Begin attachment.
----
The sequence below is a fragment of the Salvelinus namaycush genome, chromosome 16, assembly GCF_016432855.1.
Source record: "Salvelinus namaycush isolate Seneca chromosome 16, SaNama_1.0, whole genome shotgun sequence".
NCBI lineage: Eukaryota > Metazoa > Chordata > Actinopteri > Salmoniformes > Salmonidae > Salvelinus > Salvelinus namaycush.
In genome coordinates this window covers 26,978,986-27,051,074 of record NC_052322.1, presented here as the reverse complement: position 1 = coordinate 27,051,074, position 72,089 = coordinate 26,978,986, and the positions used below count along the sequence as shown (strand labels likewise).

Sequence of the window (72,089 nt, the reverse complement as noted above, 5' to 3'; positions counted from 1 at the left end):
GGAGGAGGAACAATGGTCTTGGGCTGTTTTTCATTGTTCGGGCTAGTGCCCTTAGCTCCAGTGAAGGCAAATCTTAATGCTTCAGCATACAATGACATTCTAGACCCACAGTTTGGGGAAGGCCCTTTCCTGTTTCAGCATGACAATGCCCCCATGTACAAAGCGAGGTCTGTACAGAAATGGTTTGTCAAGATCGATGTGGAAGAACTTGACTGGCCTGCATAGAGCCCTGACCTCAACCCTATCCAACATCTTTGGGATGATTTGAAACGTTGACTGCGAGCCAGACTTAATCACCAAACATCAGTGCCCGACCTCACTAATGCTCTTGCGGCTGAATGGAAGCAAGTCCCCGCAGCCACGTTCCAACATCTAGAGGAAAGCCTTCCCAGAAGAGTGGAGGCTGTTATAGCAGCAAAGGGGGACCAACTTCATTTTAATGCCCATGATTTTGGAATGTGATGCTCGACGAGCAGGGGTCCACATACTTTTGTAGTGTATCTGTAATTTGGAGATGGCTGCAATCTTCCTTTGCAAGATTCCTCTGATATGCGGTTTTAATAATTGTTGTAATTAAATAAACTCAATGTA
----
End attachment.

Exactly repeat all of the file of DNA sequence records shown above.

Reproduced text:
The sequence below is a fragment of the Salvelinus namaycush genome, chromosome 16, assembly GCF_016432855.1.
Source record: "Salvelinus namaycush isolate Seneca chromosome 16, SaNama_1.0, whole genome shotgun sequence".
NCBI lineage: Eukaryota > Metazoa > Chordata > Actinopteri > Salmoniformes > Salmonidae > Salvelinus > Salvelinus namaycush.
In genome coordinates this window covers 26,978,986-27,051,074 of record NC_052322.1, presented here as the reverse complement: position 1 = coordinate 27,051,074, position 72,089 = coordinate 26,978,986, and the positions used below count along the sequence as shown (strand labels likewise).

Sequence of the window (72,089 nt, the reverse complement as noted above, 5' to 3'; positions counted from 1 at the left end):
GGAGGAGGAACAATGGTCTTGGGCTGTTTTTCATTGTTCGGGCTAGTGCCCTTAGCTCCAGTGAAGGCAAATCTTAATGCTTCAGCATACAATGACATTCTAGACCCACAGTTTGGGGAAGGCCCTTTCCTGTTTCAGCATGACAATGCCCCCATGTACAAAGCGAGGTCTGTACAGAAATGGTTTGTCAAGATCGATGTGGAAGAACTTGACTGGCCTGCATAGAGCCCTGACCTCAACCCTATCCAACATCTTTGGGATGATTTGAAACGTTGACTGCGAGCCAGACTTAATCACCAAACATCAGTGCCCGACCTCACTAATGCTCTTGCGGCTGAATGGAAGCAAGTCCCCGCAGCCACGTTCCAACATCTAGAGGAAAGCCTTCCCAGAAGAGTGGAGGCTGTTATAGCAGCAAAGGGGGACCAACTTCATTTTAATGCCCATGATTTTGGAATGTGATGCTCGACGAGCAGGGGTCCACATACTTTTGTAGTGTATCTGTAATTTGGAGATGGCTGCAATCTTCCTTTGCAAGATTCCTCTGATATGCGGTTTTAATAATTGTTGTAATTAAATAAACTCAATGTA